North Island medical health officer Dr. Charmaine Enns asked Campbell River city council to hold off for six months before passing a bylaw making it illegal to consume drugs on public property.
“This would allow staff to monitor the situation to determine if there is, in fact, an increase in public drug use and give council the time to seek sound public health advice,” Enns says in a Jan. 25 letter to city council.
Passage of the bylaw on Jan. 26 was rushed to coincide with an exemption from federal drug laws that came into effect Jan. 31 that allows British Columbians 18 and over to possess up to 2.5 grams of street drugs – including cocaine and fentanyl – without fear of penalty or seizure, provided the drugs are for personal use.
Council passed the bylaw to counteract this three-year federal exemption given to the province of British Columbia at the province’s request. It would fine people consuming drugs within the City of Campbell River up to $200.
Council rejected Enns’ last minute request and passed third reading of the bylaw at its Jan. 26 regular council meeting. A motion to receive Dr. Enns’ letter and its appeal to council to take the time and gather more facts was defeated.
“Receipt” of a letter is a procedural step that allows it to be entered into the public record after which councillors can debate it or not. It’s a formal recognition that council has received and read the message contained in it. Of course, all the councillors had likely read the letter, a copy of which was emailed to all of them.
Postponing passage of the bylaw was one of the options in a report for council prepared by city staff ahead of the meeting. Enns encouraged council to accept the suggested six month wait which would allow staff to monitor the situation to determine if there is, in fact, an increase in public drug use arising from the federal exemption and give council the time to “seek sound public health advice.”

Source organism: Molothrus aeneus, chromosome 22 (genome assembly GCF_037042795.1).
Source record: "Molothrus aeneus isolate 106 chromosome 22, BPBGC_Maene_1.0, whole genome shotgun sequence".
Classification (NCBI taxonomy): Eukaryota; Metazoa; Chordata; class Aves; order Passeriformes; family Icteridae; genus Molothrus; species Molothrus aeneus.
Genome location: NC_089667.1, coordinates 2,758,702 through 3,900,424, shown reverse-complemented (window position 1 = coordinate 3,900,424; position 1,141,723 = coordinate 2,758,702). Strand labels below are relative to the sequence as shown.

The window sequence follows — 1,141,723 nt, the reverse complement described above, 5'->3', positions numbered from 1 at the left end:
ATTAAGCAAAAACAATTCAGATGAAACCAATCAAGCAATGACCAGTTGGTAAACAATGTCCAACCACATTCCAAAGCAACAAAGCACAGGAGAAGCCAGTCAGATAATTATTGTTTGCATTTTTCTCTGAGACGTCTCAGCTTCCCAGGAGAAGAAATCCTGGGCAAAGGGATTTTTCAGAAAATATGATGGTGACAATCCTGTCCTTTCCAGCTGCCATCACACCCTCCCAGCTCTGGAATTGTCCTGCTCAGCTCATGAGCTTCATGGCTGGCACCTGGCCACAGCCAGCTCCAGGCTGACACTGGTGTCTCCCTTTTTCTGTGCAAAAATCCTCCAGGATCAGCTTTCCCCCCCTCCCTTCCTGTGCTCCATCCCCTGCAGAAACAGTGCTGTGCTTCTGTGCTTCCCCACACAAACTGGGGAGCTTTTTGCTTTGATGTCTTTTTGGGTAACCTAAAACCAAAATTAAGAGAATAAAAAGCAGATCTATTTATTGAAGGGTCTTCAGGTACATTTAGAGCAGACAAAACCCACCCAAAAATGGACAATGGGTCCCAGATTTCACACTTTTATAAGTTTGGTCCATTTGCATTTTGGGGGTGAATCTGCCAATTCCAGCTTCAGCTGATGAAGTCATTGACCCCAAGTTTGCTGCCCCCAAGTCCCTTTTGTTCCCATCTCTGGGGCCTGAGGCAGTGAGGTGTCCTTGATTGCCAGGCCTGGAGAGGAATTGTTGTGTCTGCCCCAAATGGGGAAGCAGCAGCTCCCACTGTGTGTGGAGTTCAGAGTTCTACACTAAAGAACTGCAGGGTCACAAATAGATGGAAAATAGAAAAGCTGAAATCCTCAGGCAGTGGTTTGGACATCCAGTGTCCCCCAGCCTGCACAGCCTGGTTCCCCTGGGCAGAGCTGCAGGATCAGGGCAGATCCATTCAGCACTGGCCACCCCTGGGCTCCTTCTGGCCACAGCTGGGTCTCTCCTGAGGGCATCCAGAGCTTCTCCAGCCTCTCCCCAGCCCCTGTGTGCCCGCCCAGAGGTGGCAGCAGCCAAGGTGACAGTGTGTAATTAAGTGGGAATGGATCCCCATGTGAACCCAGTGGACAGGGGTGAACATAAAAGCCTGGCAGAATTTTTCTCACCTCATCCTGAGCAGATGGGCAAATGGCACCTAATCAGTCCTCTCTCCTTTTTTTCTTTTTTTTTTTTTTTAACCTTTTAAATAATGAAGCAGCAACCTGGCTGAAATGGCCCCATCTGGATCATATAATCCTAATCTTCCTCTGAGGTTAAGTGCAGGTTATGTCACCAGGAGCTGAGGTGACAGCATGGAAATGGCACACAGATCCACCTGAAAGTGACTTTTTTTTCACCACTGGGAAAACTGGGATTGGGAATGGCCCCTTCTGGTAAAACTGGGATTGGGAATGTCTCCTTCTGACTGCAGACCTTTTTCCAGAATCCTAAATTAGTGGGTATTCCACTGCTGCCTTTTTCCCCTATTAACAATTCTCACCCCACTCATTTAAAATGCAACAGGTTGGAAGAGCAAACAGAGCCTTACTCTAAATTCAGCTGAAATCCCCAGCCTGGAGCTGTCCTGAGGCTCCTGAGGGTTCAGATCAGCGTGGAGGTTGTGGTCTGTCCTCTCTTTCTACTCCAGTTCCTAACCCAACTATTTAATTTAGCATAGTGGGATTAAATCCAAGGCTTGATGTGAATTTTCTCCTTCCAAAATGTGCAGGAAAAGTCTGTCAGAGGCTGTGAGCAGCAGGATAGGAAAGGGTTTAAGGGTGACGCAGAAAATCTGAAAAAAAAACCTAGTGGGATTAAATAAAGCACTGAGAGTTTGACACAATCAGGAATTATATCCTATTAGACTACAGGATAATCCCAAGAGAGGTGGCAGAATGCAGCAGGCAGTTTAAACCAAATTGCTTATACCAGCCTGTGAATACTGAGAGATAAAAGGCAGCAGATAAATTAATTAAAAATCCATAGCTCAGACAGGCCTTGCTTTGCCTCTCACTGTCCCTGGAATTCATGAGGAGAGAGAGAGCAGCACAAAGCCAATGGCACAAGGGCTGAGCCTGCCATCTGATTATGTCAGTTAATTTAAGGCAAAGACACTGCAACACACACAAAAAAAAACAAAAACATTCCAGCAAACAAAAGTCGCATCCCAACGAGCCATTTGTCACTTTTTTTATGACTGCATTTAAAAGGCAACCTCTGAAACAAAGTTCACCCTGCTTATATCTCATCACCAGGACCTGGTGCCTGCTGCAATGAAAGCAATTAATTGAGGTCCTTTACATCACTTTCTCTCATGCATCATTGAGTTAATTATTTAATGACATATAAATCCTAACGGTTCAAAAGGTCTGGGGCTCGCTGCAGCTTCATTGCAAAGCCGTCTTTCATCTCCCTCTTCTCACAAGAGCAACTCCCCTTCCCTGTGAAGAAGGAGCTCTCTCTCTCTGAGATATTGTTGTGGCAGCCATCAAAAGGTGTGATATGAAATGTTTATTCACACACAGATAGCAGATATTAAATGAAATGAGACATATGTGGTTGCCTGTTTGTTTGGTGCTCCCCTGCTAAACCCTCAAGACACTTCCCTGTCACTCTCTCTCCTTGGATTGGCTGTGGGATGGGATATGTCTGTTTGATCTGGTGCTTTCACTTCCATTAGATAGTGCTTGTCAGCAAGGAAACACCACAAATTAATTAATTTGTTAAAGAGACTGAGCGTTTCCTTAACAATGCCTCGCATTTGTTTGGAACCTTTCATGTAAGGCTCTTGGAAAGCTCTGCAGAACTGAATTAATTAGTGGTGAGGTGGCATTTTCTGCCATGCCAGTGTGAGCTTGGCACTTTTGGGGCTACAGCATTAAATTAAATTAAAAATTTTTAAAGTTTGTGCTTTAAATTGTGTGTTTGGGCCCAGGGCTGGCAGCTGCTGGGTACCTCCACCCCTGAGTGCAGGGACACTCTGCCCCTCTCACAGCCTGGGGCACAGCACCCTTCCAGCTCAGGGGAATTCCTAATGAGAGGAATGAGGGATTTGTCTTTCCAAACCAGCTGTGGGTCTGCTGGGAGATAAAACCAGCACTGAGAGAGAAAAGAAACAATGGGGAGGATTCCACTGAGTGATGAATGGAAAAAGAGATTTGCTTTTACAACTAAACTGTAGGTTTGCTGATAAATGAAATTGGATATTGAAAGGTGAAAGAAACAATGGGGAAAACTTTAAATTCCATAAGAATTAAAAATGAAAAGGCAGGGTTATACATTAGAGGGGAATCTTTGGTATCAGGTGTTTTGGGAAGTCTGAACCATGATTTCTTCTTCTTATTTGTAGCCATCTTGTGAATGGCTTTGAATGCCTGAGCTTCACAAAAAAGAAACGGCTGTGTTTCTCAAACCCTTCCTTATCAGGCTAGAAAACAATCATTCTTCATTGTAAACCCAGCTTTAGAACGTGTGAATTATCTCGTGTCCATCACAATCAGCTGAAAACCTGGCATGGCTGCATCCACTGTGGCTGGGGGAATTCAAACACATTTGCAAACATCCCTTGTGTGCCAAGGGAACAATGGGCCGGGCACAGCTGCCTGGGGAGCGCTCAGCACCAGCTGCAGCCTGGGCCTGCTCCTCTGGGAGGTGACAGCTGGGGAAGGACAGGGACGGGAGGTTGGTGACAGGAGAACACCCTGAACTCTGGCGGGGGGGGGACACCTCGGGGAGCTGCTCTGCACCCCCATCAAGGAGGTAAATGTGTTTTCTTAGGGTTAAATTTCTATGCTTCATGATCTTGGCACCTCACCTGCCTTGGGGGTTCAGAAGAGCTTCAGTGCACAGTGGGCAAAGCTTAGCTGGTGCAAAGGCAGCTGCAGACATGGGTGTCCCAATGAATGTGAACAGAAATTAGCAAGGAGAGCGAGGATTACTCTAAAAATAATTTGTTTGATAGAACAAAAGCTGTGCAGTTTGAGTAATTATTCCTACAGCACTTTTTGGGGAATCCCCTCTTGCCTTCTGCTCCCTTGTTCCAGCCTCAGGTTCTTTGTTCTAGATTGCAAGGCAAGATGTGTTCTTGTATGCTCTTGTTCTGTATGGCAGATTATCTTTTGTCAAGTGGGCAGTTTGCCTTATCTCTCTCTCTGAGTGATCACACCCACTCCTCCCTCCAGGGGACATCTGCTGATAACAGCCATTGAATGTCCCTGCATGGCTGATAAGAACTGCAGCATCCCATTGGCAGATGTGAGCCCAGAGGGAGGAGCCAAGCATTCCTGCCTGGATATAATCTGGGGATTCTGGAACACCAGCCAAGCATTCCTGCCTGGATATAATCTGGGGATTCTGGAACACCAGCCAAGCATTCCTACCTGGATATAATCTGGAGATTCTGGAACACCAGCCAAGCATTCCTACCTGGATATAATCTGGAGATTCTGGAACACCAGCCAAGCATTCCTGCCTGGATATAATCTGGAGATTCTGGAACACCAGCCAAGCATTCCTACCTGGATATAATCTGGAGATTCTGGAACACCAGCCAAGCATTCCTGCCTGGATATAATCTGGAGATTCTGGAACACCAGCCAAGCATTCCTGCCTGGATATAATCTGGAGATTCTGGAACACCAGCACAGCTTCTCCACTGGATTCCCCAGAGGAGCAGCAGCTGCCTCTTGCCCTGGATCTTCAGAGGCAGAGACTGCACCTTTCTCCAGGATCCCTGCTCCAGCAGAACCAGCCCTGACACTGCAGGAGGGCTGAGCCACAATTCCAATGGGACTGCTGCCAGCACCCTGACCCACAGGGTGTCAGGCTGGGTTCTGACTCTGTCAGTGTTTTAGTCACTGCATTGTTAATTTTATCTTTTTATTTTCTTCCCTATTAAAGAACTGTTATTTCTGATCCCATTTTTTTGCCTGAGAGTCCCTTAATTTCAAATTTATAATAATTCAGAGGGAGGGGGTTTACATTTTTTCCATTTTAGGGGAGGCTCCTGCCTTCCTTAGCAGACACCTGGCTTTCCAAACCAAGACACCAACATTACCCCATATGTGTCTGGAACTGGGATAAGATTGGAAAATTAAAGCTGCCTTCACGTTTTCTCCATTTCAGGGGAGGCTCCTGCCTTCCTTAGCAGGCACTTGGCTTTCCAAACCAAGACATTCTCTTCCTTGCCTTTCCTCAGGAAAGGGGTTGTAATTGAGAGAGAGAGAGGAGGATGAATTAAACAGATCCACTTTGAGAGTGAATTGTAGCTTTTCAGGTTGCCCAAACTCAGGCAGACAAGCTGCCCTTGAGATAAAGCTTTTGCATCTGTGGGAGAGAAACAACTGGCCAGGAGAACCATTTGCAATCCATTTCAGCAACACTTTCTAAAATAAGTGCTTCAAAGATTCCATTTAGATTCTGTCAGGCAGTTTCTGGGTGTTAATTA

“At this time, we are not anticipating an increase in public drug use in communities as this has been a long standing issue and the status quo hasn’t served as an effective deterrent,” Enns says in her letter.
“Council’s haste with due consideration of the evidence, impacts and other tools to address the issues of public substance use will not serve the community or its citizens well,” Enns says. “It is important to recognize that enforcement activities can drive people to use drugs alone and can elevate risk of death. The preference is to emphasize referral to health and social supports including overdose prevention sites.”
The intent of decriminalization of possession of small amounts of illicit substances for personal use is to reduce the stigma associated with substance use and to reinforce that an individual’s substance use is a health issue rather than a criminal one, Dr. Enns says.
This approach further breaks down the barriers that prevent people from getting support and creating new pathways to life-saving services, Dr. Enns continues. In preparation for this policy change, the Ministry of Mental Health and Addictions is working with the BC Centre for Disease Control to develop guidance for local governments on taking a public health approach to substance use, including public consumption.
A previous version of this story said that all but one councillor voted against the motion to receive the letter. This was incorrect, the motion to receive the letter did not obtain the unanimous vote required for receipt. One councillor, Ron Kerr, voted against receipt, thus defeating the motion.